Probably the most flagrant: "I have seen a thousand rotting buffaloes on the prairies left by the white man who shot them from a passing train." Bison did not live on Puget Sound, which was a thousand miles from the plains. The speech was given 15 years before the transcontinental railroad connection was completed, and the great buffalo slaughter peaked in 1972, several years after Seattle died. Lines such as, "What is there to life if a man cannot hear the lovely cry of a whippoorwill," are equally ludicrous. Whippoorwills are not indigenous to the Pacific Northwest.

"I'm embarrassed now when I'm seen as someone who put words in Chief Seattle's mouth, " says Ted Perry, a tweedy professorial type who teaches film at Vermont's Middlebury College. "That was never my intention." Of course, most people are puzzled by the raging controversy. After all, Chief Seattle is a revered icon. So no harm, no foul. Right?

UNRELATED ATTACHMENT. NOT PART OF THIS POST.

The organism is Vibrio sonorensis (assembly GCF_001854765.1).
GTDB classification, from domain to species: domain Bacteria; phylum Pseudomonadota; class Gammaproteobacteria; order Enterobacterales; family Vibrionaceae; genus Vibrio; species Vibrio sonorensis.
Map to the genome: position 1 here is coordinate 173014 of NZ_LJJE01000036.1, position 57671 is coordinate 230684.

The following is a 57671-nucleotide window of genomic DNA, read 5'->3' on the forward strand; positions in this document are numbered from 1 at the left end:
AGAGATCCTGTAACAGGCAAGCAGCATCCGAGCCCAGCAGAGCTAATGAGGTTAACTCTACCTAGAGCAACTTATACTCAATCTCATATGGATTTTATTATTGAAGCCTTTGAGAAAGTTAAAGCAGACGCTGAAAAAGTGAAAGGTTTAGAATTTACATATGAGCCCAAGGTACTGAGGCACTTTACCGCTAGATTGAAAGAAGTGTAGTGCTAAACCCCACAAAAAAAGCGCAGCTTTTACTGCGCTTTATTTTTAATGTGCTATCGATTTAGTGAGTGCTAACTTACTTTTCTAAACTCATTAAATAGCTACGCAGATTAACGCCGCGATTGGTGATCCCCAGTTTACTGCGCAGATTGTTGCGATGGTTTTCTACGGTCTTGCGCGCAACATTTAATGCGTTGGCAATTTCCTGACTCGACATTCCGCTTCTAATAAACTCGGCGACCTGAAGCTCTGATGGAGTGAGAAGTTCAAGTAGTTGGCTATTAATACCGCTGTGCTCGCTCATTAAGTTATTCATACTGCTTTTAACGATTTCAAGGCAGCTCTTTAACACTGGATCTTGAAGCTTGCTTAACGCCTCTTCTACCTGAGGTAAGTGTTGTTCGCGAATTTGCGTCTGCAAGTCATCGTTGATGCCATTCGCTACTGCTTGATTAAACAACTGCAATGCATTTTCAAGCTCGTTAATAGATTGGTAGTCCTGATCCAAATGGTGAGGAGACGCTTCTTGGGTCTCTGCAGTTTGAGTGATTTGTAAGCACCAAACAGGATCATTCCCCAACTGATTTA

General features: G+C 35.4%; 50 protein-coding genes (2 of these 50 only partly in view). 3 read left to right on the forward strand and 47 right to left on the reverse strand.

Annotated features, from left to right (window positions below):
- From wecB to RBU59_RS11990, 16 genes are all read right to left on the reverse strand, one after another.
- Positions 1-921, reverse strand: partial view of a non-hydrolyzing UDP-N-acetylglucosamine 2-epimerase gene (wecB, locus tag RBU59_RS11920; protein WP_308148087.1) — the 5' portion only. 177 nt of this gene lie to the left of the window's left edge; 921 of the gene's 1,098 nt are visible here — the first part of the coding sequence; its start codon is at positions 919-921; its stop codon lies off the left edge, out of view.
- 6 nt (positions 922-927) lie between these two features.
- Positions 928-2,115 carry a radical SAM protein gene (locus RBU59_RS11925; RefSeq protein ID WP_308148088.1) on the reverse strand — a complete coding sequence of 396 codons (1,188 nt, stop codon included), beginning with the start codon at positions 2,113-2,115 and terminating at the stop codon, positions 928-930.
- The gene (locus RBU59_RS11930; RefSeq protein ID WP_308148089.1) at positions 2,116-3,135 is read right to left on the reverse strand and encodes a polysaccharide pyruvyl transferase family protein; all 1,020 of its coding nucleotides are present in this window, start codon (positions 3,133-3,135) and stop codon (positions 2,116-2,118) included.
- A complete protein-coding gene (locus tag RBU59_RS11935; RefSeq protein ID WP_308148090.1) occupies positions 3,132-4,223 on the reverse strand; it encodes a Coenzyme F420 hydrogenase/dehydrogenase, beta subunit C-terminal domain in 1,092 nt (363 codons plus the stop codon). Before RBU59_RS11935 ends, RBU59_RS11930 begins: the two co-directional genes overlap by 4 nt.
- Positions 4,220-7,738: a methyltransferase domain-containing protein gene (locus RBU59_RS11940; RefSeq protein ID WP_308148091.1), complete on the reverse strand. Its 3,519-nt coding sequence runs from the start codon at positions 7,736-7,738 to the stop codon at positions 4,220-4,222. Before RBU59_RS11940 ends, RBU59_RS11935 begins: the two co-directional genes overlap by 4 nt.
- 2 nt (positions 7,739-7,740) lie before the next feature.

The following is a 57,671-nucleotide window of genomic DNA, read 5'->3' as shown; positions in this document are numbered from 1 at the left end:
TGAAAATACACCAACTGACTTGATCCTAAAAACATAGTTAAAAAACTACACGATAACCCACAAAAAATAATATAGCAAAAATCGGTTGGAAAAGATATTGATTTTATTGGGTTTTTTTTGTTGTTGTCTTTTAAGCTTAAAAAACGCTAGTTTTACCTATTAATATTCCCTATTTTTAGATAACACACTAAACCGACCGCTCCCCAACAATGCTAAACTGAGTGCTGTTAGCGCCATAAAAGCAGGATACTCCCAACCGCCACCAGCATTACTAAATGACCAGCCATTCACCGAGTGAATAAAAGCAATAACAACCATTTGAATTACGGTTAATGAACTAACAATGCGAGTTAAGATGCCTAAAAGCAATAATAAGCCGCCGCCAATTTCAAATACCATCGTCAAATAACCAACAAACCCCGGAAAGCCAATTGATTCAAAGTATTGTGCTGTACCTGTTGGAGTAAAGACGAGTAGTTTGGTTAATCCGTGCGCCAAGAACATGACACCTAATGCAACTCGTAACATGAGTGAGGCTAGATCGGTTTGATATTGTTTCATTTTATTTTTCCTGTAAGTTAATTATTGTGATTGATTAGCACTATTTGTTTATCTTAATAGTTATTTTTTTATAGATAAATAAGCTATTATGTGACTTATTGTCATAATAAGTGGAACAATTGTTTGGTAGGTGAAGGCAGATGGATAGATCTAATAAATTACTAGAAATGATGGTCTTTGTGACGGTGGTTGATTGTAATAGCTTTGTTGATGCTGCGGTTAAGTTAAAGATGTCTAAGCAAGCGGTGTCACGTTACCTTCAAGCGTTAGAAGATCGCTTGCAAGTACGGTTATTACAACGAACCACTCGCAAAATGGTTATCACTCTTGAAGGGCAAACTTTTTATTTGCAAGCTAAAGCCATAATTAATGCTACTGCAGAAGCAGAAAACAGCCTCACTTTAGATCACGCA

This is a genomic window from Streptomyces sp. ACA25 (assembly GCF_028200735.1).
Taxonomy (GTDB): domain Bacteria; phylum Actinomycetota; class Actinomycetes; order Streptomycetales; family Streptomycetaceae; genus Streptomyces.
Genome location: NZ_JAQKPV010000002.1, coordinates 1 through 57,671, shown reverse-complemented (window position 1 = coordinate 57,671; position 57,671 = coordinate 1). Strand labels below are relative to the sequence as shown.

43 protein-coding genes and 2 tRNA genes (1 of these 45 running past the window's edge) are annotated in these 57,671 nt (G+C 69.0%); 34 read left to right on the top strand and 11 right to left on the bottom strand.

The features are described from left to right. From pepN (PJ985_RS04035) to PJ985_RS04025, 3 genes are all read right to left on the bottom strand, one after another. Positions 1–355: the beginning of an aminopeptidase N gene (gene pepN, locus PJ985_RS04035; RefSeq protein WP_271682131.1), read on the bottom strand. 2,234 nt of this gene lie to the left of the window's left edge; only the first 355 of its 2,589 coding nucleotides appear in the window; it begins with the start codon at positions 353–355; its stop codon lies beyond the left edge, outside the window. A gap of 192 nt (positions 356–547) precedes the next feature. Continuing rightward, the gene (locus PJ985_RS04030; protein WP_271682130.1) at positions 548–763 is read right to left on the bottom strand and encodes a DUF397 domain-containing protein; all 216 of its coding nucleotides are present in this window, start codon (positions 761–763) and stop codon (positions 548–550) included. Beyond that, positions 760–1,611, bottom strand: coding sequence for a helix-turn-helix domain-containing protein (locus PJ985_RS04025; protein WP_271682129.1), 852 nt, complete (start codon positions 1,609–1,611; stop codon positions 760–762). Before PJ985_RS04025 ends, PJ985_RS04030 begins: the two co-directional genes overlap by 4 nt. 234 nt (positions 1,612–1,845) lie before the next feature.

Wrong, say scholars. "Native American culture is constantly being exploited and apporpriated as illustrations of whatever European theory is in fashion," says Jack D. Forbes, a professor of Native American studies at the University of California at Davis. These range from the extreme individualism of the 1983 novel _Hanto Yo_ to the New Age spiritualism of Lynn Andrews. "When," asks Forbes, echoing the frustrations of other Native Americans, "will the thefts of our spiritual traditions end?"

Steve "sheesh, there goes another lesson plan out the window" Jones